SS Lalit Kumar, who heads Seven Screen Studio, the company that distributed Varisu/Varasudu and Vaathi/Sir, acknowledged that Tamil stars like Vijay and Dhanush were already familiar to the Telugu audience. Both Varisu and Vaathi also have Telugu producers – Dil Raju and Sirish, and Naga Vamsi S and Sai Soujanya respectively.
According to Kumar, Vijay’s dubbed films have been opening reasonably well in the Telugu states for a while now, and the actor was keen to expand his base by partnering with Telugu director Vamshi Paidipally. “Vijay really wanted to do a family drama after a long time, and I believe Paidipally had a story that appealed to him. Though a lot of people initially said that Varisu felt too much like a Telugu film, it clicked with the family audience in Tamil Nadu and the film did well at the box-office,” said Kumar.
However, despite the criticism from Tamil film critics and a section of the audience about Varisu having a ‘Telugu sensibility’, the film did much better in Tamil Nadu than in the Telugu states, where Varasudu reportedly collected only Rs 10 to 15 crore. Though this isn’t a bad performance per se, the film was expected to rake in more, considering the makers are from Tollywood. Kumar attributed this to the Telugu version releasing three days (January 14) after the Tamil version (January 11), since only direct Telugu films were allowed to release early for Sankranti in the Telugu states. The mixed reviews and word-of-mouth, as well as the success of the direct Telugu releases, impacted the performance of Varasudu.
In comparison, Dhanush’s Sir fared much better, reportedly grossing Rs 25 crore in the Telugu states alone. “You can say that with Sir, Dhanush has got an opening in Telugu. It’s true that these films are being criticised for their mixed sensibility, but at the end of the day, if the story appeals to the audience, it will work,” said Kumar.
Prince (2022), directed by Telugu filmmaker Anudeep KV, was one such Tamil-Telugu collaboration that was rejected at the box-office. Starring Tamil star Sivakarthikeyan in the lead, the romantic comedy was panned by critics and audiences alike. Another turkey at the box-office was the gangster drama Michael (2023) which was directed by Tamil director Ranjit Jeyakodi and had Telugu star Sundeep Kishan in the lead along with cameos by Tamil stars Vijay Sethupathi and Varalaxmi Sarathkumar. While the film was promoted as a ‘pan-Indian’ movie, it was way too imitative of earlier flicks in the genre to make any impact.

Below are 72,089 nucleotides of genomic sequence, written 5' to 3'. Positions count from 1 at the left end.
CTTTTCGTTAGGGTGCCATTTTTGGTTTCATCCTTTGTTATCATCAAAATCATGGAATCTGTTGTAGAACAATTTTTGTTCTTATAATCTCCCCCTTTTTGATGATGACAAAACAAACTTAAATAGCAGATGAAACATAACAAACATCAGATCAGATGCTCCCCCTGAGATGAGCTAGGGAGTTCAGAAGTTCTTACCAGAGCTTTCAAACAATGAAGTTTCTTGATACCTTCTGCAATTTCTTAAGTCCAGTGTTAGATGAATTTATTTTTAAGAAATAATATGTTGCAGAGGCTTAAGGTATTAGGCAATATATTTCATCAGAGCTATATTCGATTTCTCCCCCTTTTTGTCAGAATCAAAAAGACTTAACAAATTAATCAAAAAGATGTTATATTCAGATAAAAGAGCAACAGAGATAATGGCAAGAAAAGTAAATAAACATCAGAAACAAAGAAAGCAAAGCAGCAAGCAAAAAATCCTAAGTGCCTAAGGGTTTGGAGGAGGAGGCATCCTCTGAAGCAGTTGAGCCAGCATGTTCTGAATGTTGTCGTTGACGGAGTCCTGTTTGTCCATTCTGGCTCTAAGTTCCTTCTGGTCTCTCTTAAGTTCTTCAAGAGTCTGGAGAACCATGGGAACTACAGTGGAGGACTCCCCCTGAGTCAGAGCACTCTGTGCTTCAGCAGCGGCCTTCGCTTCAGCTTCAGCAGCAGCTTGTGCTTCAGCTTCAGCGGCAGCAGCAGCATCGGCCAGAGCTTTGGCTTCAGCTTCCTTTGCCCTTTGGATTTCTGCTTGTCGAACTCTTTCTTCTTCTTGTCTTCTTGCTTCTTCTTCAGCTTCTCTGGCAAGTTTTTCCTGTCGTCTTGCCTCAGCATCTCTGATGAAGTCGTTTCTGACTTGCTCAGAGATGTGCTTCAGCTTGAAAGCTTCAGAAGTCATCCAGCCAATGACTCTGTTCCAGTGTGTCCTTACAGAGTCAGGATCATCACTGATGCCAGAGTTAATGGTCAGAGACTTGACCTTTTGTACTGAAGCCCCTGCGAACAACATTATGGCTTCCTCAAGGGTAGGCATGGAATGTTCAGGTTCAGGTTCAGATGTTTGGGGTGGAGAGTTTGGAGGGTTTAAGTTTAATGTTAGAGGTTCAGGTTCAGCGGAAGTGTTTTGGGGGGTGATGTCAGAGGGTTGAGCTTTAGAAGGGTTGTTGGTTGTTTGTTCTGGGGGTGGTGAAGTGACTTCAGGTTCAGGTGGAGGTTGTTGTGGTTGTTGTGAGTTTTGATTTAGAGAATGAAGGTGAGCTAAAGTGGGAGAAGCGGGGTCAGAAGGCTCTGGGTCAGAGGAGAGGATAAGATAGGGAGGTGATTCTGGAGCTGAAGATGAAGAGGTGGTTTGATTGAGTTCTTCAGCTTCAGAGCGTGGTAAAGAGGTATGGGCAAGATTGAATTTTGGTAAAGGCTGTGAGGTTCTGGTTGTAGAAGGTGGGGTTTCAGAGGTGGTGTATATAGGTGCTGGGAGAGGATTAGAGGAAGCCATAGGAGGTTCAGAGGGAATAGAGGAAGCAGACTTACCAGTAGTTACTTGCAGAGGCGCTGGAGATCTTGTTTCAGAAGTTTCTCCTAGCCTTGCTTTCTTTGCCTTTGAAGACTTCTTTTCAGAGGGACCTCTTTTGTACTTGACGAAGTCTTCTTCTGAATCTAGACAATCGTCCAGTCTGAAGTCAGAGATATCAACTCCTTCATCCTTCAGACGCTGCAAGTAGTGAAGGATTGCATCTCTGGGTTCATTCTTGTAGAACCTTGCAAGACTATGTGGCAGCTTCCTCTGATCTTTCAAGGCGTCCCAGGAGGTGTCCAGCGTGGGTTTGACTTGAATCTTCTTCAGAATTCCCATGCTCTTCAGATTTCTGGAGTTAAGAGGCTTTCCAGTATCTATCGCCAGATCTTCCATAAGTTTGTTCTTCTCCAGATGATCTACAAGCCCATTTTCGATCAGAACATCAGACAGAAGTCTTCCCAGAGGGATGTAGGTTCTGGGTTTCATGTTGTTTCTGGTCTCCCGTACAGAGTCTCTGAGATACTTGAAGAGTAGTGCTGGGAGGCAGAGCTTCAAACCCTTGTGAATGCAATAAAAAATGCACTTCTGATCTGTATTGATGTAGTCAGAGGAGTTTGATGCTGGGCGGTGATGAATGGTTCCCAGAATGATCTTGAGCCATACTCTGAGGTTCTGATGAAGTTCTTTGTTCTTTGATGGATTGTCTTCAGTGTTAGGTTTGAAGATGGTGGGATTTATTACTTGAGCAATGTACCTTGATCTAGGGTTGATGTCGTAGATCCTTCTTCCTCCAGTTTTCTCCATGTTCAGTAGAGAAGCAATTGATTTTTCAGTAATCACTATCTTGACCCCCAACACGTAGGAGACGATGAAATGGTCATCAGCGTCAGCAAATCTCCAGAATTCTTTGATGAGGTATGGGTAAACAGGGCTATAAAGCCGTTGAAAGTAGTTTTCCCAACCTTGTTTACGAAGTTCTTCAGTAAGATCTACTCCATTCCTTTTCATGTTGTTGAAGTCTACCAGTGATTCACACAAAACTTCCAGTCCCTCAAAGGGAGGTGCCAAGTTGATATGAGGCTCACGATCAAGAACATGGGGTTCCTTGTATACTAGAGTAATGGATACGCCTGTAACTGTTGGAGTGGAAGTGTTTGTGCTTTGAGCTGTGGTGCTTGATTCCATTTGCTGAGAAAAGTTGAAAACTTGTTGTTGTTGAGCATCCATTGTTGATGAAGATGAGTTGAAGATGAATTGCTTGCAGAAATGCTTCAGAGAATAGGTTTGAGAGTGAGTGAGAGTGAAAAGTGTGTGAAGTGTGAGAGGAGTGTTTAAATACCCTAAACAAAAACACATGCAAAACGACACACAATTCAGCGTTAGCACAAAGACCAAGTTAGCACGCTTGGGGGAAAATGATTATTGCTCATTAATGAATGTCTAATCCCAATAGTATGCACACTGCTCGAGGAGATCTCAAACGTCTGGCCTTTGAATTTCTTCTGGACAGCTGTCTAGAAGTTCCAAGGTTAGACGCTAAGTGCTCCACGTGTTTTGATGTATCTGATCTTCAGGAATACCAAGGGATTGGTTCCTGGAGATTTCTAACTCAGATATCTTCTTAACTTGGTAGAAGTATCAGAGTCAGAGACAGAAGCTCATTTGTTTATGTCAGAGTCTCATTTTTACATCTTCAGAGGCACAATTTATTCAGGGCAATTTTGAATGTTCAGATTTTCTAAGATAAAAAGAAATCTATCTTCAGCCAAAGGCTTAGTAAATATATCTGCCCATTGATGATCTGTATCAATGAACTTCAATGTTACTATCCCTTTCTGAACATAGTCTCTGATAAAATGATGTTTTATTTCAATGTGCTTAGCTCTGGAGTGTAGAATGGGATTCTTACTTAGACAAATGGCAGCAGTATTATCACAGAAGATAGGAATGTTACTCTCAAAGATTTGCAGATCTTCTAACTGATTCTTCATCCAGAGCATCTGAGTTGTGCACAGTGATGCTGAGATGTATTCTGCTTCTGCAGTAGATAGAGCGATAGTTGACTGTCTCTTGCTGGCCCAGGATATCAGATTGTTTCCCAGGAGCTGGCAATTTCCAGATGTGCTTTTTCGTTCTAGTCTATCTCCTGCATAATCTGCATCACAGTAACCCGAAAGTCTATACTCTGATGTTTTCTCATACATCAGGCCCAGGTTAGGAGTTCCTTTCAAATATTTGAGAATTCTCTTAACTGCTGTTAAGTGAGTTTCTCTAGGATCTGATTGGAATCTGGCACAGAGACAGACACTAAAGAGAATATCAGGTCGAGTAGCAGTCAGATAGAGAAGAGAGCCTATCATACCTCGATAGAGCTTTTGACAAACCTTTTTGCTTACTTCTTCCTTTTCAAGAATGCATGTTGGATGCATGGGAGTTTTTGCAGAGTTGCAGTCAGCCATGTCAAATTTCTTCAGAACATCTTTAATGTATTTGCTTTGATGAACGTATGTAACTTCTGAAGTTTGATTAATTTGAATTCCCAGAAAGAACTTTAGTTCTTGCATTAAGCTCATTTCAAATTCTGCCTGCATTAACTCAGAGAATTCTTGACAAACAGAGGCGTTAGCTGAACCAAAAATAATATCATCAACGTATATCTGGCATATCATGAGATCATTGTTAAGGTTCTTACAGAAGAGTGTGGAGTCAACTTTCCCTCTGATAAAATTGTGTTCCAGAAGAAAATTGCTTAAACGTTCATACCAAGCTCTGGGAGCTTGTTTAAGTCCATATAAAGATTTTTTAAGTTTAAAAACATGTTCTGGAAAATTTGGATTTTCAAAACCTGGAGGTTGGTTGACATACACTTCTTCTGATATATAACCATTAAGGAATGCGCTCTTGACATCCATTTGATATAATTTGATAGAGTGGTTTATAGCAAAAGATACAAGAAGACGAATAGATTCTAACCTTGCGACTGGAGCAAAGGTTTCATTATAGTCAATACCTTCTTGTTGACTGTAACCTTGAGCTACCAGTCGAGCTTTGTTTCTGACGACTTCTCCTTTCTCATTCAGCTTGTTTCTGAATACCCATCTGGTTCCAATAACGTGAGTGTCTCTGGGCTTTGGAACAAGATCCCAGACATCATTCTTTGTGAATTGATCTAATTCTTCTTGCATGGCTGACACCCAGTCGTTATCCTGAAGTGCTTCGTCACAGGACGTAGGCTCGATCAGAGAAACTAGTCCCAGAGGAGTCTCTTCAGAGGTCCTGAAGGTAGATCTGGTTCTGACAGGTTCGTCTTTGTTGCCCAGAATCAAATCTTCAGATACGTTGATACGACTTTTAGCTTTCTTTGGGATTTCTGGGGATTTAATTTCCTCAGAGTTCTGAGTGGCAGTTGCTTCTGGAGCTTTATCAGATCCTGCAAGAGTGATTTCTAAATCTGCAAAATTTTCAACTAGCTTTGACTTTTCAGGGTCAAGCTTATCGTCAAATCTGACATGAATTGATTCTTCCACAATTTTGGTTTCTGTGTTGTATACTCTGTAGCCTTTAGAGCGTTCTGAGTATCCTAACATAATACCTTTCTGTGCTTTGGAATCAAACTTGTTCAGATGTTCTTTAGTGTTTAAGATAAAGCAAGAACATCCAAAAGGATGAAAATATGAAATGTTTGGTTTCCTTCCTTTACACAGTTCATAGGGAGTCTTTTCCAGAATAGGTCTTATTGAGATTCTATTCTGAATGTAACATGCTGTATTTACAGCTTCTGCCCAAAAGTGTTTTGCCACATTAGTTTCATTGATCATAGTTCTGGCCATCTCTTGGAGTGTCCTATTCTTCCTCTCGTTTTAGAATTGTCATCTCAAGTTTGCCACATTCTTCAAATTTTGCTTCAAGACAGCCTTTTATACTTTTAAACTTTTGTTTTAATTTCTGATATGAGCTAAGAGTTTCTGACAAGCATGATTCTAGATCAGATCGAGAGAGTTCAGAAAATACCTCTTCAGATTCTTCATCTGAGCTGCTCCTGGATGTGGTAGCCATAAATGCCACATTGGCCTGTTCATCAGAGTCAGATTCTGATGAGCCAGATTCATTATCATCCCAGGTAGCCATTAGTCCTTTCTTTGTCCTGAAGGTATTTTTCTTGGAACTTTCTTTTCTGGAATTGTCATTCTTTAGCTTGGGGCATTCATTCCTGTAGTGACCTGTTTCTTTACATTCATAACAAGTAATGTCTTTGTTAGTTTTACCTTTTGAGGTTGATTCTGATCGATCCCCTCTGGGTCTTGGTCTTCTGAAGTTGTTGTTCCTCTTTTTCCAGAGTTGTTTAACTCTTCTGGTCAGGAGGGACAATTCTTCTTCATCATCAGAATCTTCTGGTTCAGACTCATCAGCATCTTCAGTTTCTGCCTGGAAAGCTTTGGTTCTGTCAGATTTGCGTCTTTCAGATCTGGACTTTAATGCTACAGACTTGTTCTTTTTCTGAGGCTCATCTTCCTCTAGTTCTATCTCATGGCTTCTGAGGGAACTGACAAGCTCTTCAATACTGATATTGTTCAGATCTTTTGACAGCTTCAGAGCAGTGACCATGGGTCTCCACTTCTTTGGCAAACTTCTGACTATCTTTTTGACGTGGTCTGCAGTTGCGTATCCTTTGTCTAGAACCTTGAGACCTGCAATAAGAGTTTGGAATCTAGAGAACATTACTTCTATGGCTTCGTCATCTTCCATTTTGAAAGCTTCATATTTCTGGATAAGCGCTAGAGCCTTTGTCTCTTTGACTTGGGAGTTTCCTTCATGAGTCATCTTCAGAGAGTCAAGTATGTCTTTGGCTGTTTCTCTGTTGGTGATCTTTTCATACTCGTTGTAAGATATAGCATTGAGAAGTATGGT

Jayadeva said that in their eagerness to capture new markets, filmmakers tend to forget the wisdom in the adage ‘the more local, the more you’ll go global’. “Look at the success of the Kannada film Kantara (2022). If a local story has a human connection, it will work with any audience. Instead, what these people do is to cast actors from different industries and think that will make it a pan-India film or a film that will work across states,” said Jayadeva.
The critic added that it’s difficult to culturally root a film when it’s conceptualised as a bilingual project. “I would watch a Tamil film with a Dappankuthu (a folk dance from Tamil Nadu which liberally uses film music) happily, but when you show the same thing and expect me to buy it as a Telugu film, I will find it difficult to accept,” he said.
Further, the acting styles of Tamil and Telugu stars are different, even in mass entertainers. Telugu films tend to amp up the drama while Tamil films are subtler in comparison. The body language, style of dialogue delivery, the way the action scenes are executed – all of these vary from industry to industry. In earlier decades, when both the industries were closely connected, directors understood the sensibilities of the audience and knew how to extract a performance from the stars that would match it. Now, however, the market-driven nature of film production has diluted such nuances.
“Even between Telangana and Andhra, there are differences in local cultural practices and traditions. So when you try to pass off a Tamil film as Telugu or vice versa, it creates a dissonance. Still, I believe that emotions are what will make a film work at the box-office. Directors shouldn’t forget that, be it a pan-Indian film or bilingual,” said Jayadeva.